Bo Innovation, Hong Kong

I had seriously been looking forward to our meal at Bo Innovation in Hong Kong. Apart from its numerous accolades like 2 Michelin stars and being ranked as the 52nd best restaurant in the world, I was particularly intrigued by chef Alvin Leung’s “X-treme Chinese” cuisine. The “X-treme” cuisine label is enough to make me sceptical, but I was surprised by how traditional Chinese dishes were given a modern twist with molecular gastronomy techniques to create a unique and innovative dish.

Bo Innovation Dining Room

The elevator that takes us up to the dining area opens up to a small balcony garden where diners can sit and enjoy the sunshine. We’re taken to a table in the inside dining room, which features white tablecloths, sheer satin drapes and an open kitchen where you can see the chefs at work. For lunch, there are two menus on offer: the Lunch Chef Menu which is a degustation affair ($HKD780; around $AUD97 at the time) or the Bo Set Lunch which allows the diner to choose an entree and main, and includes a set starch and dessert ($HKD228; around $AUD28 at the time). We opt for the latter, and choose different dishes so we can sample as much of the menu as possible.

Cauliflower risotto, black truffle, duck jus

We are allowed to select 2 items per person from their list of Dim Sum or Classic “Bo” Dishes as an entree. We indicate that we are sharing the entrees and the waitstaff kindly bring out some small plates, chopsticks and a knife and fork for us to split the dishes. The cauliflower risotto is quite unexpected as the waitress explains that the risotto is actually little nubbins of cauliflower. Bits of black truffle are mixed throughout and the risotto sits in a pool of rich duck jus which provides most of the flavour of the dish.

Black truffle 'cheung fun'
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Bay Tinh, Crows Nest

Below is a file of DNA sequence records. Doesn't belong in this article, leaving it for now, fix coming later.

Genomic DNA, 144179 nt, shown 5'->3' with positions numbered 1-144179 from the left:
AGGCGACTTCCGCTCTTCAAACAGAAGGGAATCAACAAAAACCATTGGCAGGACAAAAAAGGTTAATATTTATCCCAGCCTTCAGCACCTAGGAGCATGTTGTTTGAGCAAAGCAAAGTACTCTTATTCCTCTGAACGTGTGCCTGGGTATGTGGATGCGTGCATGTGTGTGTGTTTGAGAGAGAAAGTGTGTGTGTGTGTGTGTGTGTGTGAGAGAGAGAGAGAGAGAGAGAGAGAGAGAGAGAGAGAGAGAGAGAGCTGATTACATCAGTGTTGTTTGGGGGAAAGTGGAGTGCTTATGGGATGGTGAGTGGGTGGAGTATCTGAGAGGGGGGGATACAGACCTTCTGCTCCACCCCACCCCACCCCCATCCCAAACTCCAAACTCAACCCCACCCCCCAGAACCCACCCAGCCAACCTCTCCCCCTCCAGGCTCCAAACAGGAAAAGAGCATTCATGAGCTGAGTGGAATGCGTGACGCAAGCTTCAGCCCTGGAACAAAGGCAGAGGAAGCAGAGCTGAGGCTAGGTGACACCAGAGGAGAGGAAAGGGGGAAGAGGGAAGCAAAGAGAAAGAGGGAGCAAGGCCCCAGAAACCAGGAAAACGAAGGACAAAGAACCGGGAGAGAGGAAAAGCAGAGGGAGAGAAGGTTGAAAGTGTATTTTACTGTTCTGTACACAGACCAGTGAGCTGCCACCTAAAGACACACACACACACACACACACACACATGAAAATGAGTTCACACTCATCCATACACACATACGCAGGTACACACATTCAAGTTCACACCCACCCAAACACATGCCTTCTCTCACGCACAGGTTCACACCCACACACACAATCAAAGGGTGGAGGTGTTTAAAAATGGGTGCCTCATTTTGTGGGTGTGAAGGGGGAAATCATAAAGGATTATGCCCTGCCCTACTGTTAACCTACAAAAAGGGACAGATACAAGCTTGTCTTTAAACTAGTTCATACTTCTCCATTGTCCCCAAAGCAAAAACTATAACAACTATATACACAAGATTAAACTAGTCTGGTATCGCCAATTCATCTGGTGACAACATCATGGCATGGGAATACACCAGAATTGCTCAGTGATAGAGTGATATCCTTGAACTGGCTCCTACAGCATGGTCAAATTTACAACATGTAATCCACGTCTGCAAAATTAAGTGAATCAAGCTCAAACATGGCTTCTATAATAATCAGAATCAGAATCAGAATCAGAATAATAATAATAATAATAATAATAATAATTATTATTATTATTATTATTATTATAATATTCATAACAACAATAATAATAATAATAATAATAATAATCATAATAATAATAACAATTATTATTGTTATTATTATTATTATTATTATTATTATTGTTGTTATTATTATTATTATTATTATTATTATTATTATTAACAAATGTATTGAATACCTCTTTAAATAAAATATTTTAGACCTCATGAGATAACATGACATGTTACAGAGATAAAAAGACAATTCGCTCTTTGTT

I’ve been spoilt when it comes to Vietnamese food, since I’m lucky enough to have Vietnamese friends who have taken me to restaurants around Cabramatta and Canley Vale, brought me along to all you can eat picnics run by the Vietnamese community, and invited me to their houses where I’ve had the pleasure of eating food made by their parents.

Ca phe sua da - $4.50 and Lemon soda - $4.50

So I rarely go out and seek Vietnamese food around my area (with the exception of a steaming hot bowl of Pho every once in a while) and I was surprised to find Bay Tinh – a restaurant which I must have walked past a thousand times on my way to a ramen fix at Ryo’s. We start with some drinks – a ca phe sua da (Vietnamese iced white coffee) for me and a lemon soda with sugar for Sir D.

Heo Nuong (Grilled pork skewer) - $12.80 for 4 pcs

The menu is extensive, with several pages of entrees and mains alone. We want to try lots of different dishes but since there are only two of us, we stick to the well-known favourites as well as some of Bay Tinh’s signature dishes. The grilled pork skewer doesn’t arrive as a skewer as I would have thought, but is already pre-cut into pieces and arranged onto lettuce cups with rice noodles, pickles and fresh mint. The pork is fragrant with lemongrass and is wrapped up in the lettuce leaf, dipped into a nuoc cham dipping sauce and eaten along with the other accompaniments.

Goi cuon (Fresh prawn rolls) - $6.90 for two
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